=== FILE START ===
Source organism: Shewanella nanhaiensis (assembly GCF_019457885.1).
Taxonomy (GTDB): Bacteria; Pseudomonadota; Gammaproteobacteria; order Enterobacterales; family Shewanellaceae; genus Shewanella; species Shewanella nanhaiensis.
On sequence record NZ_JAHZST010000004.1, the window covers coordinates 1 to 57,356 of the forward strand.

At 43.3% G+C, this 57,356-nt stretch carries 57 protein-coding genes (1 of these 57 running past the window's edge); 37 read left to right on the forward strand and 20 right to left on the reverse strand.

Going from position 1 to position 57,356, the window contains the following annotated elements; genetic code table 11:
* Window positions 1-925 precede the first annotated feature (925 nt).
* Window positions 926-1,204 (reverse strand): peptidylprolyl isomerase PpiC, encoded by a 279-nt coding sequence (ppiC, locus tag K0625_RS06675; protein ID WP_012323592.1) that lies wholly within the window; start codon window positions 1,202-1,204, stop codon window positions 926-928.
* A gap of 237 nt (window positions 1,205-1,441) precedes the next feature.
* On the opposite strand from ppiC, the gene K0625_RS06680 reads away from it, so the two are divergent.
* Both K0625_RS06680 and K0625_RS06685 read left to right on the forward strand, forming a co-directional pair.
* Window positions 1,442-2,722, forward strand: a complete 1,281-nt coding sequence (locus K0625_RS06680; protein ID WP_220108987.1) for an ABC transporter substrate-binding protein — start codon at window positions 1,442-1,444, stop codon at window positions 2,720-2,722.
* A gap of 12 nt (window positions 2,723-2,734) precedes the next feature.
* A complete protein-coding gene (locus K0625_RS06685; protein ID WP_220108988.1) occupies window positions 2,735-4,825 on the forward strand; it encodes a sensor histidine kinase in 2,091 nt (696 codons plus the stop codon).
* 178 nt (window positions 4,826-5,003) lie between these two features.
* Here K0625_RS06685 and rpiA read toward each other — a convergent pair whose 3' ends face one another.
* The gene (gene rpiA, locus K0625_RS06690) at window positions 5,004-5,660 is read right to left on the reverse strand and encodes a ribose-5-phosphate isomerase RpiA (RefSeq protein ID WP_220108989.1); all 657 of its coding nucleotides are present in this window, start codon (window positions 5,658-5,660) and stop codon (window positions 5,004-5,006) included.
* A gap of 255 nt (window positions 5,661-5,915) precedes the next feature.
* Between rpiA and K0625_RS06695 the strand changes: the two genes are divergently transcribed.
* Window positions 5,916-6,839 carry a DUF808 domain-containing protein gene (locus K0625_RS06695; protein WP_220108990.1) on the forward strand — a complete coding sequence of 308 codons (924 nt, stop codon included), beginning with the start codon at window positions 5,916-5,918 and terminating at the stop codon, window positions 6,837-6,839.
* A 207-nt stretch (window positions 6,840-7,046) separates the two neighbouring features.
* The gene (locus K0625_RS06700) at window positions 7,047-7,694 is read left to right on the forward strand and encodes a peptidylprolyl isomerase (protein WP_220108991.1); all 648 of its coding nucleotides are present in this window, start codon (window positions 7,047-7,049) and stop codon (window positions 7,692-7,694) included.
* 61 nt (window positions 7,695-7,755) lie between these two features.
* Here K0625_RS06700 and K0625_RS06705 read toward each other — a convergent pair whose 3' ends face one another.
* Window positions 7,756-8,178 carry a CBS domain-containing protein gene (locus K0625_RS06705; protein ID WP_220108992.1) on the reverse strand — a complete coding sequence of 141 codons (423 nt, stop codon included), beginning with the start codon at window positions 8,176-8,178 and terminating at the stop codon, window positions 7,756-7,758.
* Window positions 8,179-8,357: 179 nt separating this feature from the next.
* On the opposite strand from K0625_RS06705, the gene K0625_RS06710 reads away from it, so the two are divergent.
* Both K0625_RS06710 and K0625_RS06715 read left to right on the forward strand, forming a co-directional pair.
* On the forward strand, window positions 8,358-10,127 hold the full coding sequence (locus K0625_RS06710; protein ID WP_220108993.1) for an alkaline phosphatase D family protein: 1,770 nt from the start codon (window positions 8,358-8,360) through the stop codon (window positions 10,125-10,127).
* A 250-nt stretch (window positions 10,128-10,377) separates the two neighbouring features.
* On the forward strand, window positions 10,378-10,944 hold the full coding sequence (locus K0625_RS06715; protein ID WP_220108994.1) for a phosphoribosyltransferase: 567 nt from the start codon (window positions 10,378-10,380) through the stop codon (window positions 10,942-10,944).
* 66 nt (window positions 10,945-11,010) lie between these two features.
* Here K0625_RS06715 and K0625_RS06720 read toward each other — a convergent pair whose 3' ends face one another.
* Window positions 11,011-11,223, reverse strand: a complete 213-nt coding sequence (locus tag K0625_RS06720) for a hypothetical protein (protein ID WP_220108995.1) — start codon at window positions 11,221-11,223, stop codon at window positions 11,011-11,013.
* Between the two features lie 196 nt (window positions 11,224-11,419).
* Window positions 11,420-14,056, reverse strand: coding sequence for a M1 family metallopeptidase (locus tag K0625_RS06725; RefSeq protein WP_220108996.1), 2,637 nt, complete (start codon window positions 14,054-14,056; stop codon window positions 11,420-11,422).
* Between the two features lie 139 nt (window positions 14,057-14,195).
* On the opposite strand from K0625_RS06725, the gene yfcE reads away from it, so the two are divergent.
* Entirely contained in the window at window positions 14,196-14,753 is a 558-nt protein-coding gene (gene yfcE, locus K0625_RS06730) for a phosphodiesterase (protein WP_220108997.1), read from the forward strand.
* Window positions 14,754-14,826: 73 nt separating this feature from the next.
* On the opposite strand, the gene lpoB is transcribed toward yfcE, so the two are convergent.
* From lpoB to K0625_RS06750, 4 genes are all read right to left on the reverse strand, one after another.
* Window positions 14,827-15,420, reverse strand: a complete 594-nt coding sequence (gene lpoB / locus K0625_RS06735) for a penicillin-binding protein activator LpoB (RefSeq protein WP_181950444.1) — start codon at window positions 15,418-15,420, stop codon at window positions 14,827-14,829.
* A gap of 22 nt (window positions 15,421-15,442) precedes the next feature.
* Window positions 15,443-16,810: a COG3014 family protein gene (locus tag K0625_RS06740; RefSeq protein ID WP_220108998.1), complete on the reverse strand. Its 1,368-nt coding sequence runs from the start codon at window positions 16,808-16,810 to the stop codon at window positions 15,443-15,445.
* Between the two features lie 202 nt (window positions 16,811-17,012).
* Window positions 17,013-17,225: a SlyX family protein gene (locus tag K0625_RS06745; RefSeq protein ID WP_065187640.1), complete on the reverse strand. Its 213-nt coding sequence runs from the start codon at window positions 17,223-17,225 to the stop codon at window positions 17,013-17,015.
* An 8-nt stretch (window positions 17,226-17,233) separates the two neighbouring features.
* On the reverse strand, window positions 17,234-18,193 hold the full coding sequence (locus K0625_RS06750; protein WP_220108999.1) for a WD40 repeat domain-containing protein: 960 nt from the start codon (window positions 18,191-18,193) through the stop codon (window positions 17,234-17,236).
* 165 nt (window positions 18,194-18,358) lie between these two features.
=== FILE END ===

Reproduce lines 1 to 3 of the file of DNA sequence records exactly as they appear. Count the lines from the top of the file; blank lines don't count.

Source organism: Shewanella nanhaiensis (assembly GCF_019457885.1).
Taxonomy (GTDB): Bacteria; Pseudomonadota; Gammaproteobacteria; order Enterobacterales; family Shewanellaceae; genus Shewanella; species Shewanella nanhaiensis.
On sequence record NZ_JAHZST010000004.1, the window covers coordinates 1 to 57,356 of the forward strand.